‘Brain drain’ — a blessing or a curse?

Brain drain — Blessing or curse?
Read the full article here, as well as the accompanying pieces by Raza Rumi and others.
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The real cost of conflict in South Asia

My article on the symposium I attended last week at University of Texas, Dallas, published in Aman ki Asha

The real cost of conflict in South Asia

Peacetalks symposium: Raza Rumi, Pritpal Singh, Amitabh Pal, Nyla Ali Khan. Photo by Beena Sarwar

By Beena Sarwar

Born in the Rawalpindi area in 1943, Suresh Bakshi was about four years old when his family left their ancestral home after Partition in 1947. But he still remembers and has strong feelings for the place where he was born.

These feelings created a powerful conflict when, as an Indian Army soldier, he fought in the 1965 war against Pakistan. Continue reading

Hamid Mir and Pakistan’s ideological security establishment

Below, text of my interview with Viewpoint Online about the Hamid Mir saga, that began with the murderous attack on one of Pakistan’s top journalists and television talk show hosts, who has angered Pakistan’s ideological security establishment with his stands on 1971, regional peace (including with India), and most recently, Balochistan. Besides speaking openly about the distorted history we are taught about this issue in Pakistan, he even walked in support with the Baloch Long March activists. Also read these excellent analyses: Sahar Habib Ghazi on Pakistani spies, Mir, and the missing people of Balochistan, and Jugnu Mohsin –  Rumi and Mir. The character assassination on Hamid Mir now reminds me of the campaigns that followed the attack on Raza Rumi that killed his driver, and even before that, against Malala Yusufzai when she was shot. And this measured speech by Shaheen Qureshi at a recent SAFMA meeting (video, Urdu). Continue reading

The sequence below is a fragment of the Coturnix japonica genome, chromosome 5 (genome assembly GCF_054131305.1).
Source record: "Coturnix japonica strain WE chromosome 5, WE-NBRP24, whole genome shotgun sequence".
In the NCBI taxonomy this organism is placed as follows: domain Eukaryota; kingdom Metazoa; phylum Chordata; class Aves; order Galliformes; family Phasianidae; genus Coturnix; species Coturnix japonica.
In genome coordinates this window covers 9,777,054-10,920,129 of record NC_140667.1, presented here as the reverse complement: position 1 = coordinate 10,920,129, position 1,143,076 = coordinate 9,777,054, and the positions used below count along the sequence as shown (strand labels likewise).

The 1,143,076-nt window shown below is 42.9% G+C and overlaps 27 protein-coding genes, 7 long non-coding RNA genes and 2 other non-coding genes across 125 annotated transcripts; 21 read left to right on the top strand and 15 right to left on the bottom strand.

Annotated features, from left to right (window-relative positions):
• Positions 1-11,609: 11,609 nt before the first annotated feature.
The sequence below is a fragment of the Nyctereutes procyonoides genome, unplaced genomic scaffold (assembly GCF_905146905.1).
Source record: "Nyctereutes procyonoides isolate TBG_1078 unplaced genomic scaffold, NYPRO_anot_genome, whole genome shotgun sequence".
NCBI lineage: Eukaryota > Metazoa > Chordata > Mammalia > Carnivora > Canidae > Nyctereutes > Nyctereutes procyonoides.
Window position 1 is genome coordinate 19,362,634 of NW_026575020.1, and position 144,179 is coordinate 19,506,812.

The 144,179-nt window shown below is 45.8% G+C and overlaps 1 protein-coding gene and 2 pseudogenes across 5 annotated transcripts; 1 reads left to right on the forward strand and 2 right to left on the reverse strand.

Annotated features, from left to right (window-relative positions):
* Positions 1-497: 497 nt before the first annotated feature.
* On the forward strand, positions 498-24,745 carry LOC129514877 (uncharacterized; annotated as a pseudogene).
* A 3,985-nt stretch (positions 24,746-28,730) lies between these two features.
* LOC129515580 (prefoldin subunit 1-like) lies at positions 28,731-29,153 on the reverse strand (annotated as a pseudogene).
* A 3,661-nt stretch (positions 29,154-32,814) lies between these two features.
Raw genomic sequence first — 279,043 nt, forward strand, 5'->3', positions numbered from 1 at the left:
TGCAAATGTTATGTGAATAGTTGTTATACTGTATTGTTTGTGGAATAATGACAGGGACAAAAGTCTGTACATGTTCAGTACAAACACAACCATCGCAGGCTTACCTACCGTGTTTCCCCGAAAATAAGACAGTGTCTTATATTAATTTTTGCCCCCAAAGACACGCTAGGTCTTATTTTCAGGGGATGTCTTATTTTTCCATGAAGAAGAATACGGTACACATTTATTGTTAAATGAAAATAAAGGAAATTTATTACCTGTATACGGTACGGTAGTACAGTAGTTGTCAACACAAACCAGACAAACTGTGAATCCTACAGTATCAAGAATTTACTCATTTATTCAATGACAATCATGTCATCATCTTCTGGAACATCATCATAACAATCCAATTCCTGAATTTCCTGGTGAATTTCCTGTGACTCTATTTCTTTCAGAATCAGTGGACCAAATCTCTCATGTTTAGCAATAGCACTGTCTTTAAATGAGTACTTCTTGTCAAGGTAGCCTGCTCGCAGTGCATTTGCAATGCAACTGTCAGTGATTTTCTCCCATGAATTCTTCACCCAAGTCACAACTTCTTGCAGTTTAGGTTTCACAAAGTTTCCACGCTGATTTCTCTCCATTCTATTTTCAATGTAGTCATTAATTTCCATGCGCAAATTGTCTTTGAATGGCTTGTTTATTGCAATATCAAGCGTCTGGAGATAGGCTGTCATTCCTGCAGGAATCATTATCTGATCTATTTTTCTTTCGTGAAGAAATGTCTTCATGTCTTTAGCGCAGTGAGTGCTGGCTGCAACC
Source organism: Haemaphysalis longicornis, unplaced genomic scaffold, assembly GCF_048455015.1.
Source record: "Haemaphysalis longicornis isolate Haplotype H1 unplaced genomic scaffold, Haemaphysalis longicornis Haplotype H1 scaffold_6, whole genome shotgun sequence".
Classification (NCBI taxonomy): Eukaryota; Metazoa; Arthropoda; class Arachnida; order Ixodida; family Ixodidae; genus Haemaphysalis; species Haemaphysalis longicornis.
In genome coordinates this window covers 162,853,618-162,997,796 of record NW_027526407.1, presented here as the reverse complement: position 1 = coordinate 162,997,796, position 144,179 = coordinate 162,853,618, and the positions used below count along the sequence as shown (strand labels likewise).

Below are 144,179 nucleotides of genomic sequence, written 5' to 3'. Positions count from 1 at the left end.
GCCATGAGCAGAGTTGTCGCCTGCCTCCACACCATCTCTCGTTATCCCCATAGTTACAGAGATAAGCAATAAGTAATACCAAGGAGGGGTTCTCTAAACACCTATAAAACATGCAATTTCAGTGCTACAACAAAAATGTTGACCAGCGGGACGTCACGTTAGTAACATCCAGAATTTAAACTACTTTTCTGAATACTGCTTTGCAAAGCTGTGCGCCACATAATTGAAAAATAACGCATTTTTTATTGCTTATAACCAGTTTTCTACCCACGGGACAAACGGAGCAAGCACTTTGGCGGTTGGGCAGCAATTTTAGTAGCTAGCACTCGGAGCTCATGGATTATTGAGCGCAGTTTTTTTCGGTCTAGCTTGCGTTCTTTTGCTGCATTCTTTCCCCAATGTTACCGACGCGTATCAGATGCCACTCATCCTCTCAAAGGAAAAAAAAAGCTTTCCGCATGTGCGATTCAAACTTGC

A Southasian vision

Himal Southasian: Under the Bollywood Tree - latest issue, launched at the Bangalore Literature Festival recently

Himal Southasian: Under the Bollywood Tree – latest issue, launched at the Bangalore Literature Festival recently

My article in The Friday Times last week (thanks to Raza Rumi for pushing me to write this, despite the tight deadline):

A Southasian vision

For regional peace, development and prosperity, it is imperative to improve India-Pakistan relations

Beena Sarwar

I like how the Nepali journalist Kanak Mani Dixit refers to the Indian sub-continent: Southasia. One word. Kanak explains why, in the respected magazine Himal Southasian that he edits, that I am proud to be editorially associated with since its launch in 1997. As a magazine “seeking to restore some of the historical unity of our common living space – without wishing any violence on the existing nation states – we believe that the aloof geographical term ‘South Asia’ needs to be injected with some feeling. ‘Southasia’ does the trick for us, albeit the word is limited to English-language discourse. Continue reading

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